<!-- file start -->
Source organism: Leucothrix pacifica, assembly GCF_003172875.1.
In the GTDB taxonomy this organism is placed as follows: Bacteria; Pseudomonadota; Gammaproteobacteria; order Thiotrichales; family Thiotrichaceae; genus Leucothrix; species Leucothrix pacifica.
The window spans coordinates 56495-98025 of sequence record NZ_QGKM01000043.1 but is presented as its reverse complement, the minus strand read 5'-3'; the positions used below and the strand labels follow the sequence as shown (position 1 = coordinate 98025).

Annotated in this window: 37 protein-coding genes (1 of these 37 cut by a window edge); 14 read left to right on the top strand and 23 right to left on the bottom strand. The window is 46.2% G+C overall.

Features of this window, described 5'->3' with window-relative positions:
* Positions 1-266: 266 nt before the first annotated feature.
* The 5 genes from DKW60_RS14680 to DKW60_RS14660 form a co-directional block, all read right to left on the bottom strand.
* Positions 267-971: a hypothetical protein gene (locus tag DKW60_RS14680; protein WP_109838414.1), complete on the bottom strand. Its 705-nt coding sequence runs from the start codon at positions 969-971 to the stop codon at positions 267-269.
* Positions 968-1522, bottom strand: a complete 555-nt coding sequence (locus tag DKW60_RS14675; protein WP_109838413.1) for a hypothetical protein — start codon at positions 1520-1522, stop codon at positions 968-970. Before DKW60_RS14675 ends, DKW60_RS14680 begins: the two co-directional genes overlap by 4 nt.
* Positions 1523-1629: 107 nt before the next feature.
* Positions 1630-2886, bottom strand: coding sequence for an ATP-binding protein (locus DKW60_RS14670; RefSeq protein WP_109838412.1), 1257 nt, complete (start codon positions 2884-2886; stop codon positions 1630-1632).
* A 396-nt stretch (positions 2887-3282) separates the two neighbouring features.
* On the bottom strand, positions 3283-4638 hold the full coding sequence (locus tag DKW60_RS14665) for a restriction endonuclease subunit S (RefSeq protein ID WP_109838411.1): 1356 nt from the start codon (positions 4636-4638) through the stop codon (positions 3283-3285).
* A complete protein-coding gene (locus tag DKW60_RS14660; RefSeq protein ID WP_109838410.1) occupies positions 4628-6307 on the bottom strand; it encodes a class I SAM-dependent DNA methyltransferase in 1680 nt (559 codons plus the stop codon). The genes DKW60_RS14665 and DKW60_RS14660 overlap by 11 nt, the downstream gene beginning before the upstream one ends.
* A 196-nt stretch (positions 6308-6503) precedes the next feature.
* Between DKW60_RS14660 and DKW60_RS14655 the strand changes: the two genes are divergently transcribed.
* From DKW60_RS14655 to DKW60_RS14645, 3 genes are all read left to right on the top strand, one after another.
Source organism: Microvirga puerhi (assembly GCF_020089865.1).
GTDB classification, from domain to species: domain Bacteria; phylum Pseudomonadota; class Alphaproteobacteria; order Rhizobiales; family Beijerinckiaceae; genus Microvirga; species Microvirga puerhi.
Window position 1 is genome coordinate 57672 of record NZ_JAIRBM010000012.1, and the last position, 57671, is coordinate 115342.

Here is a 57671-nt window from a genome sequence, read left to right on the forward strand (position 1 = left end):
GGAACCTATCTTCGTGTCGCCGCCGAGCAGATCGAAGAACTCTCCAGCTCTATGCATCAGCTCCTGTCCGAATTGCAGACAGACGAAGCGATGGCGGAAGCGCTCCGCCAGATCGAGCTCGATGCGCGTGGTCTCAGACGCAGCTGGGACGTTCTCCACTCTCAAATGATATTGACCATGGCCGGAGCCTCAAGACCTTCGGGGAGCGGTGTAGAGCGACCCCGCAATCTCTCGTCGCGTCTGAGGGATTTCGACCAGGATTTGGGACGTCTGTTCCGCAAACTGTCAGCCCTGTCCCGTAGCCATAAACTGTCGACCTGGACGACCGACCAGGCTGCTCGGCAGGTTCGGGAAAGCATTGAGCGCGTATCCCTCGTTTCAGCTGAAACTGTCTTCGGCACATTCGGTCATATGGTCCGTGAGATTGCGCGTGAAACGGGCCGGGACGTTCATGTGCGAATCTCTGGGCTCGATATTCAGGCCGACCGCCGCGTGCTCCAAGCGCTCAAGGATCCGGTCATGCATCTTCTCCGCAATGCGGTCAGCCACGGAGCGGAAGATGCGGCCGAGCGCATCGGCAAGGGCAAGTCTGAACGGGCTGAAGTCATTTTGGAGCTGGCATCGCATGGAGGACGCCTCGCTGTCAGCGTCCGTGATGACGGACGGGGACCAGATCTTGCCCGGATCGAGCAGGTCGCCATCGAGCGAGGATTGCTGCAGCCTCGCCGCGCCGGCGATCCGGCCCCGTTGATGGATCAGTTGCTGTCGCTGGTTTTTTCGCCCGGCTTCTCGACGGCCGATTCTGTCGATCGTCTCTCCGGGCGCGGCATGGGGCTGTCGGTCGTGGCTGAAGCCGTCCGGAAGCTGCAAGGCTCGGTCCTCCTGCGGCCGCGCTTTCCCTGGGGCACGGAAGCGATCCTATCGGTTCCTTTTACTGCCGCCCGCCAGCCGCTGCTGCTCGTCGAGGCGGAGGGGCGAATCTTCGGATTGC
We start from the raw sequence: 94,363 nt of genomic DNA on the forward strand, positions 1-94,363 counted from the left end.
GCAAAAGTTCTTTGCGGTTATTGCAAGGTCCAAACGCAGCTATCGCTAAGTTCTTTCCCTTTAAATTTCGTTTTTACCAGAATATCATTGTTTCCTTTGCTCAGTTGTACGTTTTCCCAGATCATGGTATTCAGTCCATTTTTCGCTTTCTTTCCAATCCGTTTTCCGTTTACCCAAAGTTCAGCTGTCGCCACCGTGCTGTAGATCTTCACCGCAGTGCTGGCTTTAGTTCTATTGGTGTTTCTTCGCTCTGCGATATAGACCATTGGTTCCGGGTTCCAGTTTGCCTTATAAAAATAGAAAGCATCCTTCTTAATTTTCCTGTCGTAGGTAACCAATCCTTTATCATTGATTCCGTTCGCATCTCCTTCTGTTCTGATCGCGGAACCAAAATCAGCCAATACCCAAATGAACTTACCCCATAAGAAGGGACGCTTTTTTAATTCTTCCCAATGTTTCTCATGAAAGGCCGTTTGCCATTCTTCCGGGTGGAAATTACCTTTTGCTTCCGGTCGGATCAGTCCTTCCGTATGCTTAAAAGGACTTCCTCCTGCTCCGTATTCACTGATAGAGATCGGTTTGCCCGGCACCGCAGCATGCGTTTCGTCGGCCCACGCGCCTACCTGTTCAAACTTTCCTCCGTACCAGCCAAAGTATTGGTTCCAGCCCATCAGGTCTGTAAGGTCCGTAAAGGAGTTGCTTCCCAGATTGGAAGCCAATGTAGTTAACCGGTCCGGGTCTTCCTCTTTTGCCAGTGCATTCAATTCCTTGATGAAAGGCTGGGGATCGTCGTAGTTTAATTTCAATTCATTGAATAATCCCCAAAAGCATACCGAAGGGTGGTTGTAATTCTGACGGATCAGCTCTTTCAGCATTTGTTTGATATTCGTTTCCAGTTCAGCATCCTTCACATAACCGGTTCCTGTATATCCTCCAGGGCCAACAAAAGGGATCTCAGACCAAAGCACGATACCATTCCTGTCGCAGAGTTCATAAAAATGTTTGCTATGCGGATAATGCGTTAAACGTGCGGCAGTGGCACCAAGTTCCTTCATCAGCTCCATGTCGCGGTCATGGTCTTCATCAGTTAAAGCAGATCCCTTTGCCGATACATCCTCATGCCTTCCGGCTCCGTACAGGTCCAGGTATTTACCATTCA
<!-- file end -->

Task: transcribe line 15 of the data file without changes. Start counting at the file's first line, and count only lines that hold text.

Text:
* A 196-nt stretch (positions 6308-6503) precedes the next feature.